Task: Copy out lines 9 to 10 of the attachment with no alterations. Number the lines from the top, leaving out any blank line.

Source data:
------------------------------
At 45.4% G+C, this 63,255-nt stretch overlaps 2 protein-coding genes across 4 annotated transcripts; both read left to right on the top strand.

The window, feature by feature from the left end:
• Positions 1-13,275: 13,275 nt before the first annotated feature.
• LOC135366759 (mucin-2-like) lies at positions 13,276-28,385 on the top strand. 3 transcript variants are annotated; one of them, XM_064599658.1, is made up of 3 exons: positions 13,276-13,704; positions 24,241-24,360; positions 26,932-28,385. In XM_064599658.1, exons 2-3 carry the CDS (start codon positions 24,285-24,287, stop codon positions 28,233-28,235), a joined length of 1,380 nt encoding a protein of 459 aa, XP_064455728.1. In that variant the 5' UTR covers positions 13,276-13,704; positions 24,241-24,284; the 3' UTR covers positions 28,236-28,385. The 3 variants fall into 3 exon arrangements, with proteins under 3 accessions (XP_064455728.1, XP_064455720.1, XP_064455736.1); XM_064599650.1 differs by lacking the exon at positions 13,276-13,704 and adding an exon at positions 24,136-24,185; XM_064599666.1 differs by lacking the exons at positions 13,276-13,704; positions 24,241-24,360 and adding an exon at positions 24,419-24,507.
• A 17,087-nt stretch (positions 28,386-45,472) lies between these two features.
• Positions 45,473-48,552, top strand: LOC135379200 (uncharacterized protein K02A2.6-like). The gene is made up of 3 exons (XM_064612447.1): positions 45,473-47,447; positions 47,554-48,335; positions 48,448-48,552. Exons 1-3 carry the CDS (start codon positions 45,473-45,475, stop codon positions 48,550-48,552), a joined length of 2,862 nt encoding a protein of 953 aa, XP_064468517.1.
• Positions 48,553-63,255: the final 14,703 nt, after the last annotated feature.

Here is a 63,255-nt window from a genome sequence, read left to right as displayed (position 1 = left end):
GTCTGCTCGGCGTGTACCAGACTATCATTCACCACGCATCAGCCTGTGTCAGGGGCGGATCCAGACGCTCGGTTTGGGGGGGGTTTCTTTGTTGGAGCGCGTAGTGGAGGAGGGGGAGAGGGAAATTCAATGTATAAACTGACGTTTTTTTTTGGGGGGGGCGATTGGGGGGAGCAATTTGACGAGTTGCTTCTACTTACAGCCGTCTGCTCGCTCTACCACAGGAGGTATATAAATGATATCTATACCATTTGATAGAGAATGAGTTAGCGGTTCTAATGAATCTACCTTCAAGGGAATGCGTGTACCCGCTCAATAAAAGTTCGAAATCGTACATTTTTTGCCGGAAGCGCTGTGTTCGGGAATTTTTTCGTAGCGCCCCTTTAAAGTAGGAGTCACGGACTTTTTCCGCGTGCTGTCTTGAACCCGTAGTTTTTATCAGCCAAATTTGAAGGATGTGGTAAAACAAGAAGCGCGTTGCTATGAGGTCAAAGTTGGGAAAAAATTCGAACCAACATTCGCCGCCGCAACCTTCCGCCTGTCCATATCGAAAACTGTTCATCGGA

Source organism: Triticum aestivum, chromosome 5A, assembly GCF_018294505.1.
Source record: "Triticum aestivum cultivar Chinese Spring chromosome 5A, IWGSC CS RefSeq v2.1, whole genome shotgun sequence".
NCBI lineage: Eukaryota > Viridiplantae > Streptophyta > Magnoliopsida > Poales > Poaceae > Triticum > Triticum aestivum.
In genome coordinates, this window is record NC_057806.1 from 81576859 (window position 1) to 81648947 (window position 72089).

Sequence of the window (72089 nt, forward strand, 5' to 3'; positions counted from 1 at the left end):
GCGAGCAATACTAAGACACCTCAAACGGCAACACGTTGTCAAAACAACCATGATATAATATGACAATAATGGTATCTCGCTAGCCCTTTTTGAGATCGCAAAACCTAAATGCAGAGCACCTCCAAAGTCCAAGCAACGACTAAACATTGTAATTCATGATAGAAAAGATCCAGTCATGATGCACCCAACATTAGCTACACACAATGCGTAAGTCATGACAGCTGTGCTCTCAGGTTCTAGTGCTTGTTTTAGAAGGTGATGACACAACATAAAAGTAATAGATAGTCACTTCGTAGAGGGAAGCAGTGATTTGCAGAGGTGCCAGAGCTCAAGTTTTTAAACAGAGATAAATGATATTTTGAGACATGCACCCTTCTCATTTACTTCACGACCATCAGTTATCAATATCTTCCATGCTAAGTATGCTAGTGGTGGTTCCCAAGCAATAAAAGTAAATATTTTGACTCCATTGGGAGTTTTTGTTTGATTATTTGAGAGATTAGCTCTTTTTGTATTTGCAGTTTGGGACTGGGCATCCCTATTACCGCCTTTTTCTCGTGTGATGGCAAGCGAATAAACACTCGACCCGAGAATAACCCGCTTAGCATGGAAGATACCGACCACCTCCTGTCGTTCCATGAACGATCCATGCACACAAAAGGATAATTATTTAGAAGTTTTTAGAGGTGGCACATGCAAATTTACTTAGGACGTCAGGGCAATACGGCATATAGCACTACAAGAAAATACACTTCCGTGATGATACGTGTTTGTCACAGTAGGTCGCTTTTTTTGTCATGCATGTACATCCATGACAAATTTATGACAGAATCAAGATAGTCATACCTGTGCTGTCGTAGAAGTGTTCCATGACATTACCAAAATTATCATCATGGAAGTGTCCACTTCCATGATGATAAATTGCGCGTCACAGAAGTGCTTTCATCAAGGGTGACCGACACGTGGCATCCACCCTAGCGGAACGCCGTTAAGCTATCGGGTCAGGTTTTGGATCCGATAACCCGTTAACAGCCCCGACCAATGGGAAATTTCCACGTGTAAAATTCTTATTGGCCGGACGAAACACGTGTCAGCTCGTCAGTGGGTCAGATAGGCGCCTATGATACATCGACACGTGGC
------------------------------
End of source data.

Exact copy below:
GTCTGCTCGGCGTGTACCAGACTATCATTCACCACGCATCAGCCTGTGTCAGGGGCGGATCCAGACGCTCGGTTTGGGGGGGGTTTCTTTGTTGGAGCGCGTAGTGGAGGAGGGGGAGAGGGAAATTCAATGTATAAACTGACGTTTTTTTTTGGGGGGGGCGATTGGGGGGAGCAATTTGACGAGTTGCTTCTACTTACAGCCGTCTGCTCGCTCTACCACAGGAGGTATATAAATGATATCTATACCATTTGATAGAGAATGAGTTAGCGGTTCTAATGAATCTACCTTCAAGGGAATGCGTGTACCCGCTCAATAAAAGTTCGAAATCGTACATTTTTTGCCGGAAGCGCTGTGTTCGGGAATTTTTTCGTAGCGCCCCTTTAAAGTAGGAGTCACGGACTTTTTCCGCGTGCTGTCTTGAACCCGTAGTTTTTATCAGCCAAATTTGAAGGATGTGGTAAAACAAGAAGCGCGTTGCTATGAGGTCAAAGTTGGGAAAAAATTCGAACCAACATTCGCCGCCGCAACCTTCCGCCTGTCCATATCGAAAACTGTTCATCGGA

Source organism: Triticum aestivum, chromosome 5A, assembly GCF_018294505.1.